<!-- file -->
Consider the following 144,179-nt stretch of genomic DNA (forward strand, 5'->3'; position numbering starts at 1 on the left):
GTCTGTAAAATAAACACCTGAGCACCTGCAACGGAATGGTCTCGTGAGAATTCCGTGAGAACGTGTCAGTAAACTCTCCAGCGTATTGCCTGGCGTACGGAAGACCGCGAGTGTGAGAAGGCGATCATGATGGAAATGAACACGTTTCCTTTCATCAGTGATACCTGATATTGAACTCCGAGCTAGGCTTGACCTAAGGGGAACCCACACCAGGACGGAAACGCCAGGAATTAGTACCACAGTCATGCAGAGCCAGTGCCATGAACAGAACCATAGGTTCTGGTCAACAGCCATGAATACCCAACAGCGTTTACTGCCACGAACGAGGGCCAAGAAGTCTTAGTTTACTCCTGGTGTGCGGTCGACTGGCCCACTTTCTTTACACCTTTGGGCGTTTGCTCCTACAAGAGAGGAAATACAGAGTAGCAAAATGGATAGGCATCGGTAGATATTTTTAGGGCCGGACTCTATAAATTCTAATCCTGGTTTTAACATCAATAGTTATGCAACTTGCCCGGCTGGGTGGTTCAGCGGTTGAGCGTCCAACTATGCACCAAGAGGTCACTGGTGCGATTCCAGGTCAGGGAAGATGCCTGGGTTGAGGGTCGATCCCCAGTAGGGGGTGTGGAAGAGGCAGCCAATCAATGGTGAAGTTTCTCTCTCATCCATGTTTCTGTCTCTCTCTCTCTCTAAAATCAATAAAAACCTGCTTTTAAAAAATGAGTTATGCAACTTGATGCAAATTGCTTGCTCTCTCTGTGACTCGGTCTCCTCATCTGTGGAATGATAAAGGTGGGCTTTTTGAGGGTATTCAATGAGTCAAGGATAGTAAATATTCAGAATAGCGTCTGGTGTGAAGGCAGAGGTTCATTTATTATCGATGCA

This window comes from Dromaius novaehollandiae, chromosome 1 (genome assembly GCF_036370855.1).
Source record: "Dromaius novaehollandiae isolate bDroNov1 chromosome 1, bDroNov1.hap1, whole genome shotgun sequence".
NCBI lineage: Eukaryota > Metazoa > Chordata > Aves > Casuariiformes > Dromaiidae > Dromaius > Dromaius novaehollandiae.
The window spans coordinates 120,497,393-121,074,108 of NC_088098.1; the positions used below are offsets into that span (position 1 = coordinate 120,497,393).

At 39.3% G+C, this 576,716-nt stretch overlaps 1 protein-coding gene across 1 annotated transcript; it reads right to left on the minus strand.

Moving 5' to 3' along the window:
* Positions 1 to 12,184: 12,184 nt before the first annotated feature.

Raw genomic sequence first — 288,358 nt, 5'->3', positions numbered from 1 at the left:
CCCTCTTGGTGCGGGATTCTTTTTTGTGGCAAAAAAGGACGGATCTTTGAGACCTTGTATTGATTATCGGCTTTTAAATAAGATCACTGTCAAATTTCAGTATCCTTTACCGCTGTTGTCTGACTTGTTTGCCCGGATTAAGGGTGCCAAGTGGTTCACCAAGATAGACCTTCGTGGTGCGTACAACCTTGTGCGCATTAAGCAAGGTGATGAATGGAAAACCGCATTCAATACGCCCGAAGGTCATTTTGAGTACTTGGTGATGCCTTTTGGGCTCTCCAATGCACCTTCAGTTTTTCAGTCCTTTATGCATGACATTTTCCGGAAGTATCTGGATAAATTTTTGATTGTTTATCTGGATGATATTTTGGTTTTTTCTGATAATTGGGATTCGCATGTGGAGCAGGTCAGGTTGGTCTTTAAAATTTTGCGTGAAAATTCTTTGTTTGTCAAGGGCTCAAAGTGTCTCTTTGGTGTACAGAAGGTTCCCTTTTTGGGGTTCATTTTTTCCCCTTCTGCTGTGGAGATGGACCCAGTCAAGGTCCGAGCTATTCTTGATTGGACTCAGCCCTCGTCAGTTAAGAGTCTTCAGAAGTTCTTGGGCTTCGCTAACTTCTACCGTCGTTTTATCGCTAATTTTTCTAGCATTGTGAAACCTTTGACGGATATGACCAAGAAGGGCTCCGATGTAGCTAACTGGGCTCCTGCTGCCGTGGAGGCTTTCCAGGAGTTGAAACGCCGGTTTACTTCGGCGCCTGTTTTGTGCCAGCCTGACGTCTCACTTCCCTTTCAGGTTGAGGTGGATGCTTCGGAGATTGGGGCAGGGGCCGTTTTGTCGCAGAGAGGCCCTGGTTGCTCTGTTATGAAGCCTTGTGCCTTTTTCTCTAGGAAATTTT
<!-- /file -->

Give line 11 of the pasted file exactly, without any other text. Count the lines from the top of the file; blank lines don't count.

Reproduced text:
CCCTCTTGGTGCGGGATTCTTTTTTGTGGCAAAAAAGGACGGATCTTTGAGACCTTGTATTGATTATCGGCTTTTAAATAAGATCACTGTCAAATTTCAGTATCCTTTACCGCTGTTGTCTGACTTGTTTGCCCGGATTAAGGGTGCCAAGTGGTTCACCAAGATAGACCTTCGTGGTGCGTACAACCTTGTGCGCATTAAGCAAGGTGATGAATGGAAAACCGCATTCAATACGCCCGAAGGTCATTTTGAGTACTTGGTGATGCCTTTTGGGCTCTCCAATGCACCTTCAGTTTTTCAGTCCTTTATGCATGACATTTTCCGGAAGTATCTGGATAAATTTTTGATTGTTTATCTGGATGATATTTTGGTTTTTTCTGATAATTGGGATTCGCATGTGGAGCAGGTCAGGTTGGTCTTTAAAATTTTGCGTGAAAATTCTTTGTTTGTCAAGGGCTCAAAGTGTCTCTTTGGTGTACAGAAGGTTCCCTTTTTGGGGTTCATTTTTTCCCCTTCTGCTGTGGAGATGGACCCAGTCAAGGTCCGAGCTATTCTTGATTGGACTCAGCCCTCGTCAGTTAAGAGTCTTCAGAAGTTCTTGGGCTTCGCTAACTTCTACCGTCGTTTTATCGCTAATTTTTCTAGCATTGTGAAACCTTTGACGGATATGACCAAGAAGGGCTCCGATGTAGCTAACTGGGCTCCTGCTGCCGTGGAGGCTTTCCAGGAGTTGAAACGCCGGTTTACTTCGGCGCCTGTTTTGTGCCAGCCTGACGTCTCACTTCCCTTTCAGGTTGAGGTGGATGCTTCGGAGATTGGGGCAGGGGCCGTTTTGTCGCAGAGAGGCCCTGGTTGCTCTGTTATGAAGCCTTGTGCCTTTTTCTCTAGGAAATTTT